PatrickWho

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I'm new here, and this thread caught my eye immediately.

A few years ago I began my own programming journey because I love to program. I'm glad it has now put me in a position where I can create anything I want, so it's much easier for me to launch a business.

Not to say that marketing is easier than programming, but consider this:

If you have an idea for an app, you'll have an easier time if you can build it yourself. I'm guessing marketing site templates, copy frameworks/templates, etc. can be readily found online, so you can at least get started with that stuff. Without the actual application, though, you have nothing. Marketing can all be done (even poorly at first) and learned as you go. Coding a fully functional app - not so much.

I would imagine that most people bootstrapping a business don't have the option of hiring a developer or convincing one to work for equity. A skilled programmer doesn't need equity, and honestly we hear about that next great thing ALL the time. In fact, landing a gig at a hot startup that offers salary, benefits and equity isn't too difficult. If you've got nothing but an idea, good luck convincing a skilled dev to build it for you for nothing. That is why I say learning to program, at least enough to get a working MVP (minimally viable product) built is well worth the effort.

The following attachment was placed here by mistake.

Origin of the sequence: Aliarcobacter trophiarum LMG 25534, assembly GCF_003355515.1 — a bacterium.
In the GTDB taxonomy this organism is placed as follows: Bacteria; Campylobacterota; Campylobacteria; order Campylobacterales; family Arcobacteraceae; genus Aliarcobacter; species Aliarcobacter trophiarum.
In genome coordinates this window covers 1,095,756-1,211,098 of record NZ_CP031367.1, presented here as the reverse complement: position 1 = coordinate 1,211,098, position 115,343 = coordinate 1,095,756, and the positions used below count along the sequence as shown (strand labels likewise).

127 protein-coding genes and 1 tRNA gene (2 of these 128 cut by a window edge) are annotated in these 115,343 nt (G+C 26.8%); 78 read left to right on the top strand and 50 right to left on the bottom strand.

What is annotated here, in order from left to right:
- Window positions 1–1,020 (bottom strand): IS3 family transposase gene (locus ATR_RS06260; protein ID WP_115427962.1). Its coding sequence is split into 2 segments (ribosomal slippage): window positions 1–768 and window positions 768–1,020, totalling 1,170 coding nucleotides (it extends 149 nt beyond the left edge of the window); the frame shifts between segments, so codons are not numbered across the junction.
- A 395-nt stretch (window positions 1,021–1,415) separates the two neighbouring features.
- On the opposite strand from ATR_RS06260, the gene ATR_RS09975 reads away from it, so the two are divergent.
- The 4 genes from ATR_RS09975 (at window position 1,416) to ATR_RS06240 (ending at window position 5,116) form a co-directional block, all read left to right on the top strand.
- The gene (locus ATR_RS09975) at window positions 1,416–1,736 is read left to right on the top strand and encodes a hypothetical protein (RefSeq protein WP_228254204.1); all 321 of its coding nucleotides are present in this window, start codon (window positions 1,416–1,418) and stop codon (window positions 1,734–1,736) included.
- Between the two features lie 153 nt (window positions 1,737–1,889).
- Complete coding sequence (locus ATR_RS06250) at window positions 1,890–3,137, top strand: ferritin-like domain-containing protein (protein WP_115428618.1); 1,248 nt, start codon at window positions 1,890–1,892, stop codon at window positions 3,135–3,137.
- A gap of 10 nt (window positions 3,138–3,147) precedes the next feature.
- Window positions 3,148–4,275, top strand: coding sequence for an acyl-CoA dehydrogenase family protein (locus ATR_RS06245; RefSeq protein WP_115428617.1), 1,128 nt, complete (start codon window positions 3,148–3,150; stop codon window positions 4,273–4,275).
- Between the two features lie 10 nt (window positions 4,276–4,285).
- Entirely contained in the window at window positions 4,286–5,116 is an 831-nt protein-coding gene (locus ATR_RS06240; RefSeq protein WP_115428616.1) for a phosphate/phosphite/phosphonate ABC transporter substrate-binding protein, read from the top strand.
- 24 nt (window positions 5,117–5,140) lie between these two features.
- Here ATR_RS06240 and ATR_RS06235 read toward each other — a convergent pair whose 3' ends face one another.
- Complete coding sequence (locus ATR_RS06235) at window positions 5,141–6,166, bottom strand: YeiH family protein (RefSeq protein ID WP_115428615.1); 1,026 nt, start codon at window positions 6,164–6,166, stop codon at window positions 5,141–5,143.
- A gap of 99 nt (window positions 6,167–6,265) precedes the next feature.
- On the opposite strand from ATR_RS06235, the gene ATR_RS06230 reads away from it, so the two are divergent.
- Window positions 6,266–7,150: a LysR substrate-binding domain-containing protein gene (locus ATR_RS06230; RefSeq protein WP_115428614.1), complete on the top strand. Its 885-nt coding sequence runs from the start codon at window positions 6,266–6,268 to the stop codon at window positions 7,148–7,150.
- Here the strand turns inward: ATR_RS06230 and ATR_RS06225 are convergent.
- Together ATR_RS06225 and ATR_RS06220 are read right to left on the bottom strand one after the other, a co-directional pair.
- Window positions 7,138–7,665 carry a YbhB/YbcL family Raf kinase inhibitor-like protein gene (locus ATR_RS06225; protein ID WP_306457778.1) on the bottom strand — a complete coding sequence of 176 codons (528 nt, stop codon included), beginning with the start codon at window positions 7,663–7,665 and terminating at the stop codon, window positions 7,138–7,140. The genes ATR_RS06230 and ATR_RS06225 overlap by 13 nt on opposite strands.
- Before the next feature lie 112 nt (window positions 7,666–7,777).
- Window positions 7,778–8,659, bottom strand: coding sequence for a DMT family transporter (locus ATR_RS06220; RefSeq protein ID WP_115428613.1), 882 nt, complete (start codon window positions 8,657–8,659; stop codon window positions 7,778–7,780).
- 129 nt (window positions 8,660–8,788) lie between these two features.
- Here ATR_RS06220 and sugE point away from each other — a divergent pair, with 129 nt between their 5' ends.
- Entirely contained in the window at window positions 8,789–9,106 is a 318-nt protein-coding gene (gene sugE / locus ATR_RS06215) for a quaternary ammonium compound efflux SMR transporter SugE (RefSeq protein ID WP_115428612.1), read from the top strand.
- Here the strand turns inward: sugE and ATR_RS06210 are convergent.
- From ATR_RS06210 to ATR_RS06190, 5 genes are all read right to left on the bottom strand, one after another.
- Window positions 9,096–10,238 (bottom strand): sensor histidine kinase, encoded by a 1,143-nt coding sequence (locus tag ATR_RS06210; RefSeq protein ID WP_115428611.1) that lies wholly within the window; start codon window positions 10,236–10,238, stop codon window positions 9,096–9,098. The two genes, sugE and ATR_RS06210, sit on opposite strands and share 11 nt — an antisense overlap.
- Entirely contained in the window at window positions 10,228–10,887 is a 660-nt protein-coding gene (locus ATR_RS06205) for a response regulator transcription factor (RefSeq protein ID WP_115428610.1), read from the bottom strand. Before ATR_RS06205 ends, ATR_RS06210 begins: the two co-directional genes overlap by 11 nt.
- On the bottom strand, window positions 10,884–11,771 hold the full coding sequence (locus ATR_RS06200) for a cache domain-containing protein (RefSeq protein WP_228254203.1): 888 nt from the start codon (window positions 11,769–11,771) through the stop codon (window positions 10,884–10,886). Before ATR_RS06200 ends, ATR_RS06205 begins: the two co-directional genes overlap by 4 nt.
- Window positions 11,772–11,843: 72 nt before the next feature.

Now keep in mind I'm talking about programming, not creating websites using HTML / CSS and a bit of JavaScript. I'm talking about the skillset required to build full applications whether native mobile apps, desktop or web applications. If all you need is a nice website, you don't need to learn to code. There are many options available.

But if you choose to learn to program, you had better love it. Learning to code is a huge commitment (as I'm sure learning to market is). If you have the drive to learn, go for it. You certainly won't regret it or find that you've wasted time.

From my own experience, learning to code is very rewarding. I'm sure I will learn enough about marketing to get me started, too.

Again, this isn't a value statement; I'm not giving a skilled marketer more value than a skilled programmer. Without either you don't have much of a business. But I am saying you'll get more mileage at first if you can program.
 

SquatchMan

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“I think everybody in this country (USA) should learn how to program a computer because it teaches you how to think.” ~ Steve Jobs